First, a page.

int main(void)
    {
            int file, retval;
            char buf[1024];
    
            if ((file = open("something", O_NONBLOCK)) < 0){
                    return -EFAULT;
            }
            while (1){
                    retval = read(fd, buf, 1023);
                    if (retval < 0){
                            break;
                    }
                    if (retval){
                            buf[retval] = '\0';
                            printf("Got data: len = %i, data = %s\n", retval, buf);
                    }
                    if (!strcmp(buf, "STOPLOOP")){
                            break;
                    }
            }
            if (retval < 0){
                    printf("Got an error: %i\n", retval);
                    if (errno){
                            perror("read");
                    }
            }
            close(fd);
            return retval;
    }
    Quote Originally Posted by man select
    SELECT(2) Linux Programmer's Manual SELECT(2)

    NAME
    select, pselect, FD_CLR, FD_ISSET, FD_SET, FD_ZERO - synchronous I/O multiplexing

    SYNOPSIS
    /* According to POSIX.1-2001 */
    #include <sys/select.h>

    /* According to earlier standards */
    #include <sys/time.h>
    #include <sys/types.h>
    #include <unistd.h>

    int select(int nfds, fd_set *readfds, fd_set *writefds,
    fd_set *exceptfds, struct timeval *timeout);

    void FD_CLR(int fd, fd_set *set);
    int FD_ISSET(int fd, fd_set *set);
    void FD_SET(int fd, fd_set *set);
    void FD_ZERO(fd_set *set);

    #include <sys/select.h>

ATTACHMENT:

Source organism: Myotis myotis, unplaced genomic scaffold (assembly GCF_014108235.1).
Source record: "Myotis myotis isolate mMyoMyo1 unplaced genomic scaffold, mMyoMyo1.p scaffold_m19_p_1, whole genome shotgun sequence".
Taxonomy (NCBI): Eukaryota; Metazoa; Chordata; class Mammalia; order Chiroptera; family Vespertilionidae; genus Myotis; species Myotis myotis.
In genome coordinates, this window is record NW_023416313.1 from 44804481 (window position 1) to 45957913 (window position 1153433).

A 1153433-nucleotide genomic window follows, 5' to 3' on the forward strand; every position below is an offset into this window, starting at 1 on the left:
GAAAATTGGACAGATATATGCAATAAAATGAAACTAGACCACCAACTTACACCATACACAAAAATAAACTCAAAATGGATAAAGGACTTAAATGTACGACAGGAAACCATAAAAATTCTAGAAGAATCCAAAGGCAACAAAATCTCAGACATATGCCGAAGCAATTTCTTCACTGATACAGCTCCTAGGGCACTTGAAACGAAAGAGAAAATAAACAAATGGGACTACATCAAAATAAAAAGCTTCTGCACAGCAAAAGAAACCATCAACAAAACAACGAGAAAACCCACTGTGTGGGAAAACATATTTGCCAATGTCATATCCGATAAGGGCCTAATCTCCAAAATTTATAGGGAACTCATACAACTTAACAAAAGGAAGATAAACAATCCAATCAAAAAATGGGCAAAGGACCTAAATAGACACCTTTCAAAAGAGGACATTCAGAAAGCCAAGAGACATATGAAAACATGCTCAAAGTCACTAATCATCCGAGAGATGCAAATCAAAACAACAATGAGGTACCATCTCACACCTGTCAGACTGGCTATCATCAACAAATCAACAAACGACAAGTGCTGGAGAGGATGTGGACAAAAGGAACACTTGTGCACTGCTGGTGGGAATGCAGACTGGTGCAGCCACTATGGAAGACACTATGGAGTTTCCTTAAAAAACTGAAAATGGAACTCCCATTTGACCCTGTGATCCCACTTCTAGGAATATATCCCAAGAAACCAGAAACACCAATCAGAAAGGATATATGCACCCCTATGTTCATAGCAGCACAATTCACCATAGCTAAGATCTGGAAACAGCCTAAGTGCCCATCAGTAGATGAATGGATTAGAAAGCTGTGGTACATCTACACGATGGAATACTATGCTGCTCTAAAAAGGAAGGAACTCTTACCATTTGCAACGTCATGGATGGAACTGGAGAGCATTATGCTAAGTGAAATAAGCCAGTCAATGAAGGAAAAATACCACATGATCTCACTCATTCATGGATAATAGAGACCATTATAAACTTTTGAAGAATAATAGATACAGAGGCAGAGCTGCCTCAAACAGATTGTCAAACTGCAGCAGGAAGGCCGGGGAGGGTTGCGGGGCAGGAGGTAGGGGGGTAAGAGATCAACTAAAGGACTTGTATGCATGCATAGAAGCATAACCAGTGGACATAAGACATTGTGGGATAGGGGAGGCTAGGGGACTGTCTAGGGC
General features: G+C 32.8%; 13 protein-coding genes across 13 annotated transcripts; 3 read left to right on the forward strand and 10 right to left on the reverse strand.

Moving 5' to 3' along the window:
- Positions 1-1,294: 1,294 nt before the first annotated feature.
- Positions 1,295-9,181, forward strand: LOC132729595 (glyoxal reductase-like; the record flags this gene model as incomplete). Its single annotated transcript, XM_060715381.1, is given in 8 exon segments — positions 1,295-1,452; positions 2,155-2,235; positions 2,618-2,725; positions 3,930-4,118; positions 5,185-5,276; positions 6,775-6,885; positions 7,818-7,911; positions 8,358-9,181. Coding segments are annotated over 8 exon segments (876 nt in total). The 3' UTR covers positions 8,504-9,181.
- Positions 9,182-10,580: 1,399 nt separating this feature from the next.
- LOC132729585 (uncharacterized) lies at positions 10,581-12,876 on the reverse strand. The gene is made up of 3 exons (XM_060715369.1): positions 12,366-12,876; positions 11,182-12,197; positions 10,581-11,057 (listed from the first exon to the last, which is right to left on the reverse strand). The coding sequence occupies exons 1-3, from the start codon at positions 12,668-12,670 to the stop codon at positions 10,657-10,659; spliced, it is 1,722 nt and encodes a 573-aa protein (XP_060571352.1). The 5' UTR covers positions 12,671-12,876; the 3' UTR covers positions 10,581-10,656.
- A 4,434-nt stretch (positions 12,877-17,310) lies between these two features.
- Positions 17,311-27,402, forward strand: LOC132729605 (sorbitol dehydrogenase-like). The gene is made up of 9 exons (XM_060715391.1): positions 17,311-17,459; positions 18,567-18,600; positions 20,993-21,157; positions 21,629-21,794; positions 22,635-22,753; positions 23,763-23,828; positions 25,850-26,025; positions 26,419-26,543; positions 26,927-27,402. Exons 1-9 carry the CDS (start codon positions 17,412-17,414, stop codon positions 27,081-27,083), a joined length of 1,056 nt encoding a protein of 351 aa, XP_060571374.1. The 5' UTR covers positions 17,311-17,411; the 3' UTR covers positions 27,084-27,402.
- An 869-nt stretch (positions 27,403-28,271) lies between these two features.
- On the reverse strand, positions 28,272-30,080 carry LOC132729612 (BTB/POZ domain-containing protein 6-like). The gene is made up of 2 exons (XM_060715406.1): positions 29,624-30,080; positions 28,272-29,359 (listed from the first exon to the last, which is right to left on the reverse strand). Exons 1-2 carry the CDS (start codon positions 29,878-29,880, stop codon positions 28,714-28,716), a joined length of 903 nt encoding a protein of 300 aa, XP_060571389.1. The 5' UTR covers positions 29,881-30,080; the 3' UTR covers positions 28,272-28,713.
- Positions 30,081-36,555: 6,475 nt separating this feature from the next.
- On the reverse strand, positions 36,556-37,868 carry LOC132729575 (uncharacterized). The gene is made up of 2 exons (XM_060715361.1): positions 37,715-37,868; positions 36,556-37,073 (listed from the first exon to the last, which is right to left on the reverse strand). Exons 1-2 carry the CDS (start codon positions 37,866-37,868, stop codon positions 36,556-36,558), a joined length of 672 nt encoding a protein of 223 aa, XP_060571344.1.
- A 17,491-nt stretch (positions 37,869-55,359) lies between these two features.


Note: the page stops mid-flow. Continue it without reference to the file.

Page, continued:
int pselect(int nfds, fd_set *readfds, fd_set *writefds,
    fd_set *exceptfds, const struct timespec *timeout,
    const sigset_t *sigmask);

    Feature Test Macro Requirements for glibc (see feature_test_macros(7)):

    pselect(): _POSIX_C_SOURCE >= 200112L || _XOPEN_SOURCE >= 600

    DESCRIPTION
    select() and pselect() allow a program to monitor multiple file descriptors, waiting until one or more of the file descriptors
    become "ready" for some class of I/O operation (e.g., input possible). A file descriptor is considered ready if it is possible to
    perform the corresponding I/O operation (e.g., read(2)) without blocking.

    The operation of select() and pselect() is identical, with three differences:

    (i) select() uses a timeout that is a struct timeval (with seconds and microseconds), while pselect() uses a struct timespec
    (with seconds and nanoseconds).

    (ii) select() may update the timeout argument to indicate how much time was left. pselect() does not change this argument.

    (iii) select() has no sigmask argument, and behaves as pselect() called with NULL sigmask.

    Three independent sets of file descriptors are watched. Those listed in readfds will be watched to see if characters become avail-
    able for reading (more precisely, to see if a read will not block; in particular, a file descriptor is also ready on end-of-file),
    those in writefds will be watched to see if a write will not block, and those in exceptfds will be watched for exceptions. On exit,
    the sets are modified in place to indicate which file descriptors actually changed status. Each of the three file descriptor sets
    may be specified as NULL if no file descriptors are to be watched for the corresponding class of events.

    Four macros are provided to manipulate the sets. FD_ZERO() clears a set. FD_SET() and FD_CLR() respectively add and remove a given
    file descriptor from a set. FD_ISSET() tests to see if a file descriptor is part of the set; this is useful after select() returns.

    nfds is the highest-numbered file descriptor in any of the three sets, plus 1.

    timeout is an upper bound on the amount of time elapsed before select() returns. If both fields of the timeval stucture are zero,